Such terrible times are coming, the world is so exhausted from its scabs and sores, it so cries out to Christianity in the secret depths of its soul, but at the same time it is so far removed from Christianity, that Christianity cannot and dare not show it a distorted, diminished, darkened image of itself. It should scorch the world with the flame of Christ’s love, it should go to the cross on behalf of the world. It should incarnate Christ Himself in it. Even if this cross, eternally raised anew, be foolishness for our new Greeks and a stumbling block for our new Jews, for us it will still be “the power of God and the wisdom of God” (1 Cor 1:24).

We who are called to be poor in spirit, to be fools for Christ, who are called to persecution and abuse – we know that this is the only calling given to us by the persecuted, abused, disdained, and humiliated Christ. And we do not only believe in the promises of blessedness to come: now, at this very moment, in the midst of this cheerless and despairing world, we already taste this blessedness whenever, with God’s help and at God’s command, we deny ourselves, whenever we have the strength to offer our soul for our neighbors, whenever in love we do not seek our own ends.

Mother Maria Skobtsova: Essential Writings (Modern Spiritual Masters Series)186.

There were a few comments a while ago that raised the topic of Thomas Merton’s relationship with Orthodoxy, and TheraP mentioned a review that he had written on Father Alexander Schmemann’s work. I had read the review in Monastic Studies (no. 4, Advent 1966: 105-115) earlier this year, and since reading Father Schmemann’s The Eucharist Sacrament of the Kingdom: Sacrament of the Kingdom, had been wanting to return to it. TheraP drew my attention to the fact that it had also been included in the volume Merton & Hesychasm: The Prayer of the Heart & the Eastern Church (The Fons Vitae Thomas Merton series), and this weekend I have been visiting friends who have this book. The whole book looks fascinating and there are several other essays that I have dipped into and would like to read properly, both by Merton and by people like Metropolitan Kallistos Ware, Canon A.M. Allchin, Rowan Williams and Jim Forest. But I re-read his review of Father Schmemann’s Sacraments and Orthodoxy and of Ultimate Questions. Here are a few extracts:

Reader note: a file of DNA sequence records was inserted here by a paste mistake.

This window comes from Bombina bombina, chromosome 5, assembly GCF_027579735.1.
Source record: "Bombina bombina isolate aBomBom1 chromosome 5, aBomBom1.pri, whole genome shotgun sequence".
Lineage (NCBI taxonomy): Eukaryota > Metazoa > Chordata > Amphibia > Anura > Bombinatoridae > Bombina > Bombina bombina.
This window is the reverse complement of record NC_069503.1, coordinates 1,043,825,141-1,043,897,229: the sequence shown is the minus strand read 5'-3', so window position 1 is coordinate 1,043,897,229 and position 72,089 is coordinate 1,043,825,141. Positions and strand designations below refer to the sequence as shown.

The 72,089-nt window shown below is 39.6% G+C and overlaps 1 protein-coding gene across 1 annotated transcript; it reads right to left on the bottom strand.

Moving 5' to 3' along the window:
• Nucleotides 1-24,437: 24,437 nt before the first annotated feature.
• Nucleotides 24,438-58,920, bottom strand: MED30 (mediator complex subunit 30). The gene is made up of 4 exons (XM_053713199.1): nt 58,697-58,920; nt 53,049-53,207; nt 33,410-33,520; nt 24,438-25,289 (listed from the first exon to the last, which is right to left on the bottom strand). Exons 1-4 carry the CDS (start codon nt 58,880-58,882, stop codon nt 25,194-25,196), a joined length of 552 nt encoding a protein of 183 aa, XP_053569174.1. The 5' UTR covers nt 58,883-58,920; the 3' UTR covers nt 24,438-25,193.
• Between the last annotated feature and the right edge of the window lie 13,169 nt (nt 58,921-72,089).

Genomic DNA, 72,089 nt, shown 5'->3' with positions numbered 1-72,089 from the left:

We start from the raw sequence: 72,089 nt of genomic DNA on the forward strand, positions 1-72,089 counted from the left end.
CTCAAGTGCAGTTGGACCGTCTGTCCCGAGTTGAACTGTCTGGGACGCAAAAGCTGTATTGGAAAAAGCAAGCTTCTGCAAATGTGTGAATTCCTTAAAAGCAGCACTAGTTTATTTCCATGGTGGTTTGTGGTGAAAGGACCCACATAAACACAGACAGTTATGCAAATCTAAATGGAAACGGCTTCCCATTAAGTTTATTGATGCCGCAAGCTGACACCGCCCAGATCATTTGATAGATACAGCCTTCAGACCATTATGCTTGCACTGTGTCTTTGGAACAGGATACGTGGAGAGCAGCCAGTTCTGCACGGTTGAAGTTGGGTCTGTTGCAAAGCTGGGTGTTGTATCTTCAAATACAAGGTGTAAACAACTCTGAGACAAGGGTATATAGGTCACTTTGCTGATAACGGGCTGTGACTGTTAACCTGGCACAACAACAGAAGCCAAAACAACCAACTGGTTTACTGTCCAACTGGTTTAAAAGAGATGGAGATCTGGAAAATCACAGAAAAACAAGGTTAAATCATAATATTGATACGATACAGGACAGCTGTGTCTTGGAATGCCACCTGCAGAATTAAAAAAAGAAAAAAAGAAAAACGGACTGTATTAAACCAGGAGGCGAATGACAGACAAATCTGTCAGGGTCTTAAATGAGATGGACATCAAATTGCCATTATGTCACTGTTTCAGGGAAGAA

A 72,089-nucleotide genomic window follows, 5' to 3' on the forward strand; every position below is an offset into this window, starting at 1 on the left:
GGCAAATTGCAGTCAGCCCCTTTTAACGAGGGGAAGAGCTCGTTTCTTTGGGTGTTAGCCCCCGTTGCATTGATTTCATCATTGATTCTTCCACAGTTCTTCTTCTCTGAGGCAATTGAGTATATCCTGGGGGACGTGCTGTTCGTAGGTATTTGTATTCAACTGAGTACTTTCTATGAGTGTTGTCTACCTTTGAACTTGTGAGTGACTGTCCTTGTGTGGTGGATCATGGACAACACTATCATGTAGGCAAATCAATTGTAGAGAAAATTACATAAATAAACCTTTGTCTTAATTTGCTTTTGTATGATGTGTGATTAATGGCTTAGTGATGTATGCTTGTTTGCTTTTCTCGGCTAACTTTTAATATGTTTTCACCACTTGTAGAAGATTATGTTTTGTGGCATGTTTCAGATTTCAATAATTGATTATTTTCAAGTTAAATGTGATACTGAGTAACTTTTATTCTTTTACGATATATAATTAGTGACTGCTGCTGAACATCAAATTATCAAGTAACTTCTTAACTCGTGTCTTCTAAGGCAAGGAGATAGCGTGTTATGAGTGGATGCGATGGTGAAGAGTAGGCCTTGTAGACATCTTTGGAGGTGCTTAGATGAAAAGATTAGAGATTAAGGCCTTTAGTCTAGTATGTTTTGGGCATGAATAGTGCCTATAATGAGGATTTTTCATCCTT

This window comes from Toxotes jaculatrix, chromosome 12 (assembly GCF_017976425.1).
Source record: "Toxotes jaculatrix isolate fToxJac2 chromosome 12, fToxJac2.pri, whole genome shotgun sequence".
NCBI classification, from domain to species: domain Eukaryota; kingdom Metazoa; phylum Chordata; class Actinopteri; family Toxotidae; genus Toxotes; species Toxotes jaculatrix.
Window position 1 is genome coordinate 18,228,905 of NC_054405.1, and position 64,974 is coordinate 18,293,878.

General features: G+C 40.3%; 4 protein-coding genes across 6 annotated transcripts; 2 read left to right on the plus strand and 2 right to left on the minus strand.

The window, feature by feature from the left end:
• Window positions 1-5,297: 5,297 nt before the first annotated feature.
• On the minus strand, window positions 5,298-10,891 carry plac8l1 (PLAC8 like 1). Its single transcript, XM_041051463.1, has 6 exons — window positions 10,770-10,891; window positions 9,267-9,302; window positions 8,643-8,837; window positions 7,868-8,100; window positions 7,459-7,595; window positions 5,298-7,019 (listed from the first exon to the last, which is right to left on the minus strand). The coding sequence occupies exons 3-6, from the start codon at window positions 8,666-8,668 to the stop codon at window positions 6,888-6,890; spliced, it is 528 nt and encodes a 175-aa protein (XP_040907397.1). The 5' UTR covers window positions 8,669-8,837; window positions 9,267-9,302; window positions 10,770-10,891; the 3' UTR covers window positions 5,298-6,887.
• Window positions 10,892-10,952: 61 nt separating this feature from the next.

Sacraments and Orthodoxy, a powerful, articulate and indeed creative essay in sacramental theology which rival Schillebeeckx and in some ways excels him. Less concerned than Schillebeeckx with some of the technical limitations of Catholic sacramental thought, Schmemann can allow himself to go the very root of the subject without having to apologize for his forthrightness or for his lack of interest in trivialities.

Let the reader be warned. If he is now predisposed to take a comfortable, perhaps exciting mysterious, excursion into the realm of a very “mystical” and highly “spiritual” religion, the gold-encrusted cult thick with the smoke of incense and populated with a legion of gleaming icons in the sacred gloom, a “liturgy which to be properly performed requires not less than twenty-seven heavy liturgical books,” he may find himself disturbed by Fr. Schmemann’s presentation. Certainly, Sacraments and Orthodoxy will repudiate nothing of the deep theological and contemplative sense of Orthodox faith and worship. But the author is intent on dispelling any illusions about the place of “religion” in the world of today. In fact, one would not suspect from the title of this book, it is one of the strongest and clearest statements of position upon this topic of the Church and the world. (474) ….